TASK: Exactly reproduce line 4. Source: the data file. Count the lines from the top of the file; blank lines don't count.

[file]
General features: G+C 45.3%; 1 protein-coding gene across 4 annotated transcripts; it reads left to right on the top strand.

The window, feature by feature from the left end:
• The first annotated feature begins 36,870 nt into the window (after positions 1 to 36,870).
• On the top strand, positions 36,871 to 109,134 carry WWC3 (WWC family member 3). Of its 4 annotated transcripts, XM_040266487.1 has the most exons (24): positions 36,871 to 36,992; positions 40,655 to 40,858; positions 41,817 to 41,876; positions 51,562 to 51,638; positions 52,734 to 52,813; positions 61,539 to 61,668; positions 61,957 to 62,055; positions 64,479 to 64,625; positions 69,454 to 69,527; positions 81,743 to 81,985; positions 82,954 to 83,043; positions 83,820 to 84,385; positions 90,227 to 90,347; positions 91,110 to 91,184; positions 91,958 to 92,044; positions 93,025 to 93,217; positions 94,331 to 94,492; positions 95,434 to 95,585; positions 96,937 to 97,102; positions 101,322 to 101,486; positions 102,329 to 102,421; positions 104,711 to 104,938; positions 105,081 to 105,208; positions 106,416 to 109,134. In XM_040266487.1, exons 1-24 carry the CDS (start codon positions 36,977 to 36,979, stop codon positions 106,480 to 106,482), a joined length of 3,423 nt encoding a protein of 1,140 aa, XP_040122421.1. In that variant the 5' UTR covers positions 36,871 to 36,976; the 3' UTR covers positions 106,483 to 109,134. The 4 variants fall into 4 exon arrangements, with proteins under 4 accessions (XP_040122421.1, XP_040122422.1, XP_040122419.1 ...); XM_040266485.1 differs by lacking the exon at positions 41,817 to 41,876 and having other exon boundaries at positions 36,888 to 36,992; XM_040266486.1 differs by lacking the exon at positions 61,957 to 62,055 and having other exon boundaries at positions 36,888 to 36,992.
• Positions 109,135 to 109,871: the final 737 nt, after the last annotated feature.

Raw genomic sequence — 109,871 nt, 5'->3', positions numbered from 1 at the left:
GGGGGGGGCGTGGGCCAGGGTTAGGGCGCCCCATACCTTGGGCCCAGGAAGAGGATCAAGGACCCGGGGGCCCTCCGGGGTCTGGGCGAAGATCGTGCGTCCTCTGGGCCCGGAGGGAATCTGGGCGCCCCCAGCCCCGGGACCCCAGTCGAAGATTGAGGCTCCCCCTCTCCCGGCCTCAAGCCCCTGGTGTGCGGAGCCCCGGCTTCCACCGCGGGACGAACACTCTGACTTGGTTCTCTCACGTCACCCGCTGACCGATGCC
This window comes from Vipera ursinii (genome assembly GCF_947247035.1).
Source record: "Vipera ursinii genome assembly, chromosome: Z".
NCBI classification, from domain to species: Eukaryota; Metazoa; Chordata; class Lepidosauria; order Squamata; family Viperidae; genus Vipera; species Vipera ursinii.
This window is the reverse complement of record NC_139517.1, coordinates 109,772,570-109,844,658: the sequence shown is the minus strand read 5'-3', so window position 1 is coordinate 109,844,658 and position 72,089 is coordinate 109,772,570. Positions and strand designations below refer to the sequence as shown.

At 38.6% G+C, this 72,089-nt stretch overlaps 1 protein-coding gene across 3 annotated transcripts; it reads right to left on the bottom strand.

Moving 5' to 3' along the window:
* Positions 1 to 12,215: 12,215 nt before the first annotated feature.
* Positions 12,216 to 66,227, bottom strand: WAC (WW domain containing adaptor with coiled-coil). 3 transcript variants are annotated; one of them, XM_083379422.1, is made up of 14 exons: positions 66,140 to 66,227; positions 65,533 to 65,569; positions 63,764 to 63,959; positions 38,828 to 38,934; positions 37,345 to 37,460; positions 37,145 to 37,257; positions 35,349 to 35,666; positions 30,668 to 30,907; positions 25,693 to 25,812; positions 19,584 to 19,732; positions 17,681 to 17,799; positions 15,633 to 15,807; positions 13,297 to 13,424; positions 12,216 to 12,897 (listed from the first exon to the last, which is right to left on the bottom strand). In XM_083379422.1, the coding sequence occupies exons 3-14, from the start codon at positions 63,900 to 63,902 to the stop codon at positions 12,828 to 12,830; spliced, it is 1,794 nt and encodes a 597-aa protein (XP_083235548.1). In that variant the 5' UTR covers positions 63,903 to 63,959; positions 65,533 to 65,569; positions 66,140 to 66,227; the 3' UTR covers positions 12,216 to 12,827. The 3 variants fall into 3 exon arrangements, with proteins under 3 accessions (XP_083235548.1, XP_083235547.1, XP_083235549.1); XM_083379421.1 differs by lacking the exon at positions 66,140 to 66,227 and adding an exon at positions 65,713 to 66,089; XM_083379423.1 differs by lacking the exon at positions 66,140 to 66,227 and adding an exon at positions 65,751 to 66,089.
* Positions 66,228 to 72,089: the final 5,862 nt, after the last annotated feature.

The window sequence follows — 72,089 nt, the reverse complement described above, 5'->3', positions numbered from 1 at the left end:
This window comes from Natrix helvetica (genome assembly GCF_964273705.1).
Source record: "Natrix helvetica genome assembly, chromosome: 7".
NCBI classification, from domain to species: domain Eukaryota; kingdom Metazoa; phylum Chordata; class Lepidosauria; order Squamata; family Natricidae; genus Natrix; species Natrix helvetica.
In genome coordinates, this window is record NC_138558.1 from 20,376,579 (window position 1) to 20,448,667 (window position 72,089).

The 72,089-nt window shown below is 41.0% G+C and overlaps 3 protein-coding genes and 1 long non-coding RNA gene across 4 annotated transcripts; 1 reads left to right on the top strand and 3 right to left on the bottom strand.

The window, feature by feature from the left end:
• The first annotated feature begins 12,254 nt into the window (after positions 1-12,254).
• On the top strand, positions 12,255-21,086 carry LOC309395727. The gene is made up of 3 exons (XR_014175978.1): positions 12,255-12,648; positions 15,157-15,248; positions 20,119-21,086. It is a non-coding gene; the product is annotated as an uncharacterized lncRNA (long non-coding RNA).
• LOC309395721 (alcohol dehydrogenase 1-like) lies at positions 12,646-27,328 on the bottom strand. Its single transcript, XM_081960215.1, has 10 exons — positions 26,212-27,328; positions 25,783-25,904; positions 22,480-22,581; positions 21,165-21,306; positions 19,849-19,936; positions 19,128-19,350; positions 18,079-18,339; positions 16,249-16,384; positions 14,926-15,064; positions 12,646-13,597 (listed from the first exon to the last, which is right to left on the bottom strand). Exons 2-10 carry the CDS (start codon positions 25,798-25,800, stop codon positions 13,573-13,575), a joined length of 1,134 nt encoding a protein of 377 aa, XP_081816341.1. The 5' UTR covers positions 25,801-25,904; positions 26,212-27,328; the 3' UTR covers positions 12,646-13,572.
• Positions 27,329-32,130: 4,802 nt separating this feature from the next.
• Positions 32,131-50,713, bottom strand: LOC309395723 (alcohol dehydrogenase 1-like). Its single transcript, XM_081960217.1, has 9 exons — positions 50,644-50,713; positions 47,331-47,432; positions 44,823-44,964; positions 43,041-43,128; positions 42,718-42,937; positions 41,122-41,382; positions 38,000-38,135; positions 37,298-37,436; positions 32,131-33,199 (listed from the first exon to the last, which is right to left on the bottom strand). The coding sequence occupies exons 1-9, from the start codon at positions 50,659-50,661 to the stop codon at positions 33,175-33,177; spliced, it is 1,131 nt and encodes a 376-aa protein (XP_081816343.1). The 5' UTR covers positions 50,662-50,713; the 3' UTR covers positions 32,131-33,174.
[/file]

• On the top strand, positions 36,871 to 109,134 carry WWC3 (WWC family member 3). Of its 4 annotated transcripts, XM_040266487.1 has the most exons (24): positions 36,871 to 36,992; positions 40,655 to 40,858; positions 41,817 to 41,876; positions 51,562 to 51,638; positions 52,734 to 52,813; positions 61,539 to 61,668; positions 61,957 to 62,055; positions 64,479 to 64,625; positions 69,454 to 69,527; positions 81,743 to 81,985; positions 82,954 to 83,043; positions 83,820 to 84,385; positions 90,227 to 90,347; positions 91,110 to 91,184; positions 91,958 to 92,044; positions 93,025 to 93,217; positions 94,331 to 94,492; positions 95,434 to 95,585; positions 96,937 to 97,102; positions 101,322 to 101,486; positions 102,329 to 102,421; positions 104,711 to 104,938; positions 105,081 to 105,208; positions 106,416 to 109,134. In XM_040266487.1, exons 1-24 carry the CDS (start codon positions 36,977 to 36,979, stop codon positions 106,480 to 106,482), a joined length of 3,423 nt encoding a protein of 1,140 aa, XP_040122421.1. In that variant the 5' UTR covers positions 36,871 to 36,976; the 3' UTR covers positions 106,483 to 109,134. The 4 variants fall into 4 exon arrangements, with proteins under 4 accessions (XP_040122421.1, XP_040122422.1, XP_040122419.1 ...); XM_040266485.1 differs by lacking the exon at positions 41,817 to 41,876 and having other exon boundaries at positions 36,888 to 36,992; XM_040266486.1 differs by lacking the exon at positions 61,957 to 62,055 and having other exon boundaries at positions 36,888 to 36,992.